By now, everyone has heard about the malfunctions of the Obamacare health exchange website, healthcare.gov. And in Jon Stewart's inimitable way, he poked some fun at the fact that even the announcement of the site was wracked by poor planning, a bit of desperation, and maybe some bad luck:
Regardless of whether you're a fan of the Affordable Care Act, it is frustrating for everyone that the site doesn't work better. Sadly enough, though, healthcare.gov's glitches are far from unique. We hear about similar challenges from colleagues implementing complex systems in their organization. Whether it is video conferencing, huge hospital-wide systems, or expensive hardware -- issues abound.
We studied all the usual telemedicine solutions when we created our ClickCare offering. We made it HIPAA-secure, since so many fixes weren't. We made it accessible from any device, since expensive hardware often led to failure. And we made it hybrid store-and-forward telemedicine since we saw videoconferencing create glitches at every turn. In addition to Jon Stewart's incisive piece, and this thoughtful post-mortem at the New York Times, we've been reflecting on what you can learn about implementing a telemedicine solution in your organization from healthcare.gov's challenges.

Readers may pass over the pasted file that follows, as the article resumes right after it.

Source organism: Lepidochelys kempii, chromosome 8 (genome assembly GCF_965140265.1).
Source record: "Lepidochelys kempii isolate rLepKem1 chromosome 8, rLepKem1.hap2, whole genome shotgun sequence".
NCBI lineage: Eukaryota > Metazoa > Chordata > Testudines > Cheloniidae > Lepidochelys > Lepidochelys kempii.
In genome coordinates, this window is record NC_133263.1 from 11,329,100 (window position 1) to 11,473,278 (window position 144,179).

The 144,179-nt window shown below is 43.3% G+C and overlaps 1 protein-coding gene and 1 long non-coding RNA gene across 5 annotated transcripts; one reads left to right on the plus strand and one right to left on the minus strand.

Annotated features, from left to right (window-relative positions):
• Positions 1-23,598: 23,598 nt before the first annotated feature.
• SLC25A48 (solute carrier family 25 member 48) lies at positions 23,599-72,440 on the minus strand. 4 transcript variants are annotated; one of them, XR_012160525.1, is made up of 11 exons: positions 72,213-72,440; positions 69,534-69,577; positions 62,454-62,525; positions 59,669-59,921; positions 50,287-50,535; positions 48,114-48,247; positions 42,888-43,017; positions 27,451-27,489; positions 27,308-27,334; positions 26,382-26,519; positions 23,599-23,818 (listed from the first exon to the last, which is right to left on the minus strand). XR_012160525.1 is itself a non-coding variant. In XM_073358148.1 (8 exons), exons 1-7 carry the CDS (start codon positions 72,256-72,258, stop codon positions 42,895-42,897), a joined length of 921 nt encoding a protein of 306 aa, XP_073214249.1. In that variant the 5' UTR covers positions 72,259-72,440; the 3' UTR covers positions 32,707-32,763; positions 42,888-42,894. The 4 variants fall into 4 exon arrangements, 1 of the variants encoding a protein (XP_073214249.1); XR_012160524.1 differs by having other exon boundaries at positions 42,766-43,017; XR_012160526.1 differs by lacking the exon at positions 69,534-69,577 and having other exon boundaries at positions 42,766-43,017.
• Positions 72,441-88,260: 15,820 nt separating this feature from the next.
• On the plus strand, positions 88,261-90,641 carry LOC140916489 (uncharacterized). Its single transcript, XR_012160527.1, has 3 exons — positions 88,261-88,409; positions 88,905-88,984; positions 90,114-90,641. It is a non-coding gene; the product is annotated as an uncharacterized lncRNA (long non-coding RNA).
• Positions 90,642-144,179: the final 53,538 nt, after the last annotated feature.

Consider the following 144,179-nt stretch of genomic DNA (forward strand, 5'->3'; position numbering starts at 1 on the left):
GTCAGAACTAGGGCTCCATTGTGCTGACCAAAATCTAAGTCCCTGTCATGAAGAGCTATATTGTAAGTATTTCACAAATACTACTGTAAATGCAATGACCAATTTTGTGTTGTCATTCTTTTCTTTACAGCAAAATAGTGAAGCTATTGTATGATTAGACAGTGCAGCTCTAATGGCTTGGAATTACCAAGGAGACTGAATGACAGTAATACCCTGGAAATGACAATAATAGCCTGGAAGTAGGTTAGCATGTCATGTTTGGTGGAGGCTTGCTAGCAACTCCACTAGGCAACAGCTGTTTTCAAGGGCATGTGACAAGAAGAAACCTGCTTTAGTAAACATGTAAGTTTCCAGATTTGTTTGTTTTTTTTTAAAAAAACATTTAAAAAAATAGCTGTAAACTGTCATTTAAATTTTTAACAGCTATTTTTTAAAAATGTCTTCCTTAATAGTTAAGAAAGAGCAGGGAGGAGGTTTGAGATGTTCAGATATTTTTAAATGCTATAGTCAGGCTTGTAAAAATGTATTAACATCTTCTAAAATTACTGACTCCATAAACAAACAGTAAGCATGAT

3 things you can do to make your telemedicine solution a success:
- Keep it simple and start small. The biggest embarrassment in the launch of the healthcare.gov website is that it cost $94 million to develop. The second biggest is that they didn't do sufficient testing, so didn't know what worked and what didn't. We created ClickCare so that you can start collaborating with just two users, letting you start small (and cheap) and adapt as you go. So choose an option that lets you start small and build from there -- don't invest millions and hope for the best.
- Worry about HIPAA. We hear colleagues talking all the time about how they use email for collaboration and patient communication. Of course, this kind of communication isn't safe and is subject to huge fines. Shockingly, even the government fell into this trap: one of the debates about the website has been whether it is HIPAA-secure. Our advice? Choose a telemedicine solution that takes HIPAA seriously, and promises blanket HIPAA security from the start.
- Avoid politics. Obviously, one of the biggest challenges in launching the healthcare.gov site is that the politics around it were contentious. Not all states were on board, some congresspeople were crossing their fingers for failure, and the launch had too many cooks in the kitchen. Washington may have a lot of political maneuvering, but we've seen some hospitals with even worse politics. So we always suggest using a telemedicine solution that doesn't require getting everyone on board before the start. Begin with a few enthusiastic providers and then let the others get involved as they observe the benefits.